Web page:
Of course, refinancing comes with closing costs, just like the original mortgage. These often come out to 1-5% of the total loan — so look for an interest rate low enough that you’ll be able to recoup the up-front cost while saving on your external interest payments. 

Depending on your term and rate, the major benefit is obvious. You’ll have a lower monthly payment than you would have paid if you didn’t consolidate your debt or touch your mortgage. 

Alternative methods: Home equity financing (HELOCs and home equity loans) 

A different way to tap into your home’s equity and pay off debt is with a home equity loan or home equity line of credit (HELOC). 

A HELOC works as a revolving line of credit with an adjustable interest rate (often based on the prime rate), plus a margin. It’s sort of like a credit card secured against your home — you borrow only what you need at the time you need it, and begin repayment only when there’s a balance owed. 

With a fixed-rate home equity loan, you get a lump sum at closing that you can use to pay off your debts.

Both HELOCs and home equity loans can charge closing costs and/or fees. 

“A HELOC is a great option if your primary mortgage is already at a competitive rate or you can’t qualify for a new mortgage currently,” says Sweeney.

In other words, if it’s not a good time for you to refinance, HELOCs and home equity loans offer another route to get lower interest by securing your debts against your home. 

Drawbacks to debt consolidation mortgages and equity financing

Paying off your credit cards or other debt with a low-rate mortgage refinance might sound like a no-brainer. But there are some very real pitfalls to watch out for if you go this route. 

“Unlike unsecured credit card or personal loan debt, mortgage debt is secured [against your home],” cautions Ailion. 

“That means you’re pledging your equity as collateral for the money you borrow. If you happen to default and declare bankruptcy, debts that were previously dischargeable are now secured by your equity.”

In other words, if you default on your payments, your home could be on the line.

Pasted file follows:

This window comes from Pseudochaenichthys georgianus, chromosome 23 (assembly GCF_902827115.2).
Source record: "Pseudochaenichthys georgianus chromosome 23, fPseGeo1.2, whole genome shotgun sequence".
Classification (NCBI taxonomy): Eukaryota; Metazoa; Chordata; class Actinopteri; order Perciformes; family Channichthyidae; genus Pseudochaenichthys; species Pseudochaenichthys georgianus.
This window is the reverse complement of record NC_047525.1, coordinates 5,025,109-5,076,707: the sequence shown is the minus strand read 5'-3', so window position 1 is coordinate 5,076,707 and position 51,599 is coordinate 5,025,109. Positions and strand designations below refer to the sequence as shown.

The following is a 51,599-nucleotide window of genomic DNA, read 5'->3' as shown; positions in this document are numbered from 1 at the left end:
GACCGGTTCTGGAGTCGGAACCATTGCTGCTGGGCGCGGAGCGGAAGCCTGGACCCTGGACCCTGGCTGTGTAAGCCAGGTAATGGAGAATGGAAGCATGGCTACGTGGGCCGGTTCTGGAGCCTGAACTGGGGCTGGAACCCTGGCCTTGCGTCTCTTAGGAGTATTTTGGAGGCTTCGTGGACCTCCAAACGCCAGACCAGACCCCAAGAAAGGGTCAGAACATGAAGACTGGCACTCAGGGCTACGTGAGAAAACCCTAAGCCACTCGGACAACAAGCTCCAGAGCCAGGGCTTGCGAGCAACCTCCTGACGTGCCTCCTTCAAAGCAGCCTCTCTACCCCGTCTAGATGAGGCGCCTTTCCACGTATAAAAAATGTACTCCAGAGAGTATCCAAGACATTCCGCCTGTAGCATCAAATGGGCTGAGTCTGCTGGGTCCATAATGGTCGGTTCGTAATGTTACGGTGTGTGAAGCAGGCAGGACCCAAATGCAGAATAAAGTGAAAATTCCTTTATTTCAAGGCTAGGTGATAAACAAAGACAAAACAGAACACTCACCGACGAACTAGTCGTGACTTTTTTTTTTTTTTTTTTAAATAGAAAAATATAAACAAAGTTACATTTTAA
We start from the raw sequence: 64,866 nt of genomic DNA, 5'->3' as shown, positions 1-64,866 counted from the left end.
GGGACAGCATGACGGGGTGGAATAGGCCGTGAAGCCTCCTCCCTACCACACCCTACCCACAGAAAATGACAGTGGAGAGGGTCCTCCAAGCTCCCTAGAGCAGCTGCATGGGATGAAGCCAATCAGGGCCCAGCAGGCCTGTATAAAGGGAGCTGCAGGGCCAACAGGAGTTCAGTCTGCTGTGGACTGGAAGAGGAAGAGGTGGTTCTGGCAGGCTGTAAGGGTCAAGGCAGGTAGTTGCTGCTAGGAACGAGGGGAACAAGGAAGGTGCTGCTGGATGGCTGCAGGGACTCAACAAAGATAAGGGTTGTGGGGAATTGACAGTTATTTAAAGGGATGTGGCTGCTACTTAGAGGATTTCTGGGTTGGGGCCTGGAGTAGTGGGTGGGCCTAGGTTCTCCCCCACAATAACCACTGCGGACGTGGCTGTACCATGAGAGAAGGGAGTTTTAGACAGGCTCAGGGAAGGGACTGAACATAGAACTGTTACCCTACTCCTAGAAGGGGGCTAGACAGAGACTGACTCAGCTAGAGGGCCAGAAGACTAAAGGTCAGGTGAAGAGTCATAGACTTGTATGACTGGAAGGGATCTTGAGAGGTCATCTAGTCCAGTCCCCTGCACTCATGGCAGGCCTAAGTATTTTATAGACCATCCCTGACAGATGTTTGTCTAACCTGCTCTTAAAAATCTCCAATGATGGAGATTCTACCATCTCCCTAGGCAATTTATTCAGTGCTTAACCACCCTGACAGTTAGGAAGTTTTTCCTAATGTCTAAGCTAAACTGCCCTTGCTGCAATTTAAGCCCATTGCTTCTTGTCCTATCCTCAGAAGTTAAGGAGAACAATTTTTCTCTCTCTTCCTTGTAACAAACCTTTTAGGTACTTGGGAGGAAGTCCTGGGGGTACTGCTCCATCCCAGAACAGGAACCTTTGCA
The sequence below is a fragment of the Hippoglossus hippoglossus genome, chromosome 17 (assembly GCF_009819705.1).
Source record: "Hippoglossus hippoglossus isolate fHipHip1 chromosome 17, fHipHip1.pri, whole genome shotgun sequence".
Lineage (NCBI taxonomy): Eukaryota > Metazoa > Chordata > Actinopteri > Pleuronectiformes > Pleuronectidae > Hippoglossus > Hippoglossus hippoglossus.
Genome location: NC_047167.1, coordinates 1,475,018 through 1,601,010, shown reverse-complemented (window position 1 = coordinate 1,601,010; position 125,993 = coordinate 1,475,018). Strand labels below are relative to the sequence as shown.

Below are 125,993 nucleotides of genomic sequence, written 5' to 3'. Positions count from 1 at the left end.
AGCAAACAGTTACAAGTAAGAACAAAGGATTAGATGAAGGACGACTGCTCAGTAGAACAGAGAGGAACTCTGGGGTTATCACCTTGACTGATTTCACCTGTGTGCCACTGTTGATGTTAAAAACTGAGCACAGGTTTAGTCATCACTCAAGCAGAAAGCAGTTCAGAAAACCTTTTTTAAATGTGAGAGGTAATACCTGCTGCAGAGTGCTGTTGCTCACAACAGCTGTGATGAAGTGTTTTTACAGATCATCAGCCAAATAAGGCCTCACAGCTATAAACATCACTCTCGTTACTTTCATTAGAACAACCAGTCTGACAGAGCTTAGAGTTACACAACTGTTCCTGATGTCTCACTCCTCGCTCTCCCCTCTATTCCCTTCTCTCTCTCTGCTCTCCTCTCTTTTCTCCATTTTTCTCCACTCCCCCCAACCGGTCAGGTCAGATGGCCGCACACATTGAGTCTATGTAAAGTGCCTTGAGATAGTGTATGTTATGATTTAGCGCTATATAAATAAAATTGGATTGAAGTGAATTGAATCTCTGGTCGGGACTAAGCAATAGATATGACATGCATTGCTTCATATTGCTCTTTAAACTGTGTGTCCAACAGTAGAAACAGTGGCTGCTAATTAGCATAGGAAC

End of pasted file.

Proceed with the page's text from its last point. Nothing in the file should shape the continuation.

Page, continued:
It’s also important to remember that a mortgage refinance involves resetting your loan term. If you were 10 years into a 30-year mortgage at the time of refinance, your remaining term would reset from 20 to 30 years. 

This means you’ll be paying interest for an extended period of time. So despite short-term savings on your higher-interest debt, you could end up paying more when all is said and done. 

Overall, a debt consolidation refinance can be a smart way to pay down debts at a much lower interest rate. But it requires a high level of discipline in making payments to avoid negative consequences. 

Alternative methods: Personal loan debt consolidation 

A debt consolidation loan works differently.  

“It is typically an unsecured personal loan, with fixed payment terms, used to pay off high-interest debt,” explains Bovee. 

“Your interest rate on this loan is likely to be significantly lower than credit cards will charge. But it’s probably not as low as a debt consolidation refinance or HELOC would be,” he notes. 

Bovee adds that a personal loan debt consolidation is a better option if you don’t own a home or don’t have enough equity in your home to borrow against.


The elephant in the room: You still owe the money

With any type of debt consolidation loan, the borrower should exercise caution and be extremely disciplined with repayment. 

That’s especially true with a mortgage or home equity-backed loan, which could put your home at risk if you’re unable to make payments. 

“The best candidates for any of these options, including a debt consolidation personal loan, are financially educated and disciplined people. Any of these strategies can be dangerous for financially irresponsible borrowers just seeking payment relief and more debt.” –Bruce Ailion, realtor and real estate attorney

That’s because, when debt is consolidated, your prior credit lines are usually freed up. If you’re not careful, you can charge those lines to the max again and be in debt trouble all over again.

Remember, consolidation does not mean your debts have been “wiped out.” They’re just restructured to be more manageable. The real goal is to be debt-free; a refinance or loan is just a means to that end.

Your next steps

Debt consolidation can be a legitimate road to debt-freedom for careful borrowers. Being aware of the potential pitfalls beforehand will help you avoid them and pay down debt successfully. 

  • Seek help to get spending under control
  • Make a higher-than-minimum payment on credit cards
  • Consider zero-interest transfers or personal loans as alternatives

Start by comparing mortgage refinance rates from a few lenders to learn how much you might be able to save by paying off your debts at a lower interest rate. 

Verify your refinance rate. Start here (Nov 25th, 2020)

Step by Step Guide